Our guide to animation
Alistair Stafford

Our guide to animation

First published date October 30 2013 Amended date November 20 2015

We’ve all seen cartoons on the TV, watched films at the cinema or played games on a console – but how many of us think about how those products get produced? In one way or another, these will have all used some kind of animation to get them onto our screens. Interested to know how it works? Whether you’re a film buff fascinated by the way that a movie is made or a techy looking for some extra knowledge, there will be an animation course for you.


Where it all began...

Luckily for animators, technological improvements mean that the days of hand drawing every frame of film (it could take as many 30 frames to fill just one second) and put them all together aren’t so frequent. The Disney classics like Bambi and Pinocchio were all produced in the original way and although that’s now rare, putting together an animated production can still be a lengthy process.


The different types of animation

Know the difference between Rotoscoping and Maya? We thought not, but it’s good to understand the various types of animation in use within the media. Here are just some of the many ways an animated film can be produced:

Computer-generated imagery – We’ve all seen the animation work on Toy Story, which back in 1995 became the first full-length computer-generated (or CGI in technical speak) film ever produced. Nearly two decades on, CGI has revolutionised cinema and gaming, with computer graphics and specialist animation software now used more than ever to create images and special effects.

Hand-drawn imagery – Some traditional animation films still get produced today, with cartoon movies such as SpongeBob SquarePants and the Simpsons movie two fairly recent examples of those still using the pencil drawings for each frame.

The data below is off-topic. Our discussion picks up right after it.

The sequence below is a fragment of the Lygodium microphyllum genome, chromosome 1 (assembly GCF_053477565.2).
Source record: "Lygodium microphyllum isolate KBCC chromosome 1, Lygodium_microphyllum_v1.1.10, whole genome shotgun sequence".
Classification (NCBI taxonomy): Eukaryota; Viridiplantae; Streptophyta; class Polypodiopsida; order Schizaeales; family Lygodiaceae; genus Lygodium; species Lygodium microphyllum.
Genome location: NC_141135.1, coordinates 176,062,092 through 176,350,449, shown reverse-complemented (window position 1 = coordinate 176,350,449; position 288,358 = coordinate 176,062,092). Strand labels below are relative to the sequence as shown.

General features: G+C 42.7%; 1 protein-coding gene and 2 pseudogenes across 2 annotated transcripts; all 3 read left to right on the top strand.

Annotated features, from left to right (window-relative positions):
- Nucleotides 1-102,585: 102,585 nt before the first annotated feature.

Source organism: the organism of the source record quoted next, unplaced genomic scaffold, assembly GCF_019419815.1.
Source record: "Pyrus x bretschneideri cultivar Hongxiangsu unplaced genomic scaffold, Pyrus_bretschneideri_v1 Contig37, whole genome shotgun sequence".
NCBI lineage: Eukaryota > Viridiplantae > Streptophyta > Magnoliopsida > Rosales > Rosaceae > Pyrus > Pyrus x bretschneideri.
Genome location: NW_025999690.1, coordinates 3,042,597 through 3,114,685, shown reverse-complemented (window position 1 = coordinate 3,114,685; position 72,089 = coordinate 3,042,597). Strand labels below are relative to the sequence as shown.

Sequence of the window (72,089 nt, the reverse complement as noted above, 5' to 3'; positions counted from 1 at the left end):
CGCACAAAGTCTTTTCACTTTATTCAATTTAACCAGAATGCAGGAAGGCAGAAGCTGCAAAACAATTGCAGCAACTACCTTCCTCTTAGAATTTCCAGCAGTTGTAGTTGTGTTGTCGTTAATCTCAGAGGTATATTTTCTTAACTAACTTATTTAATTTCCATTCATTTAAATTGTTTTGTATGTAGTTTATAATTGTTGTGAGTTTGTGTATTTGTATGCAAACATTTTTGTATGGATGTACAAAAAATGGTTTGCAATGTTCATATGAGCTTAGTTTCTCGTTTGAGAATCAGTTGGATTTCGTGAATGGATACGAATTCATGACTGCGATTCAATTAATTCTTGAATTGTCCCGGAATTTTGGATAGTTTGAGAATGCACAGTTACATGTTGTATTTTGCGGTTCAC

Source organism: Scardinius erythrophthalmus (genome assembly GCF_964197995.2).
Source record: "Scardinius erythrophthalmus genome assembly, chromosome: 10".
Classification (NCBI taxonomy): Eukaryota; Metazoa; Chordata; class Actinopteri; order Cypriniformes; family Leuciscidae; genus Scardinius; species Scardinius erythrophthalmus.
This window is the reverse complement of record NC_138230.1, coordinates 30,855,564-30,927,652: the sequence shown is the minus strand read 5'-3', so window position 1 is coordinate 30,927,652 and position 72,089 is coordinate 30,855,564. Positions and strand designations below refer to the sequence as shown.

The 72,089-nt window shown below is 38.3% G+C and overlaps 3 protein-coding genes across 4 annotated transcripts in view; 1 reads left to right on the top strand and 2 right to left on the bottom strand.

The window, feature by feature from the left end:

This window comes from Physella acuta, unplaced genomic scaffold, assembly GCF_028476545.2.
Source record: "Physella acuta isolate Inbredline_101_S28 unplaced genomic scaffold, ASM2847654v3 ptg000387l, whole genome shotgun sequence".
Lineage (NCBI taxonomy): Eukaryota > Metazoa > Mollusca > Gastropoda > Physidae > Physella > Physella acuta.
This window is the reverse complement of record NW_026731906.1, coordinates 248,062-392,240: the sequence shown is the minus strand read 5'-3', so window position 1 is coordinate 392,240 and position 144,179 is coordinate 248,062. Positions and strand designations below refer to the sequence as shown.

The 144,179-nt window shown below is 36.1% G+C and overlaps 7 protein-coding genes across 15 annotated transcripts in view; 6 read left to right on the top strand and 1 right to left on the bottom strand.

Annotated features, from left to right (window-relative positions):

Stop motion – Another painstakingly long way of putting together films and TV programmes. It’s where figures (usually made out of Plasticine) have to be moved tiny amounts by hand, with every frame then photographed and put together, so it looks like the figurines are moving normally. Wallace & Gromit is a famous example of a programme that used this method to produce it.

Rotoscoping – The method combines real life filming with hand-drawn cartoon characters, which are then traced frame by frame over the film so that the two worlds combine. Confused? Well, two examples to explain its use clearly are Who Framed Roger Rabbit? and Space Jam, where actors and cartoon characters are connected together.


Amazing animation

Improvements to animation has boosted the film industry massively, with all but four of the top 50 highest-grossing films of all time being produced since the introduction of computer-generated imagery. Want to know if your favourite film is in that list? Find out how many of the all-time top ten money makers you’ve seen (all of which have used computer animation in some way):

1. Avatar (2009) - £1.72 billion

2. Titanic (2007) - £1.35 billion

3. Marvel’s The Avengers (2012) - £933 million

4. Harry Potter and the Deathly Hallows Part 2 (2011) - £828 million

5. Iron Man 3 (2013) - £749 million

6. Transformers: Dark of the Moon (2011) - £693 million

7. The Lord of the Rings: The Return of the King (2003) - £691 million

8. Skyfall (2012) - £684 million

9. The Dark Knight Rises (2012) - £669 million

10. Pirates of the Caribbean: Dead Man’s Chest (2006) - £658 million


What to do next?

For those looking to pursue their passion further, animation undergraduate courses are available, with many of these accredited by the Creative Skillset (the organisation that supports people working in the creative industry). But whatever level of animation course you sign up to, you’ll have gained some extra computer skills and got an insight to how your favourite movies are made. 

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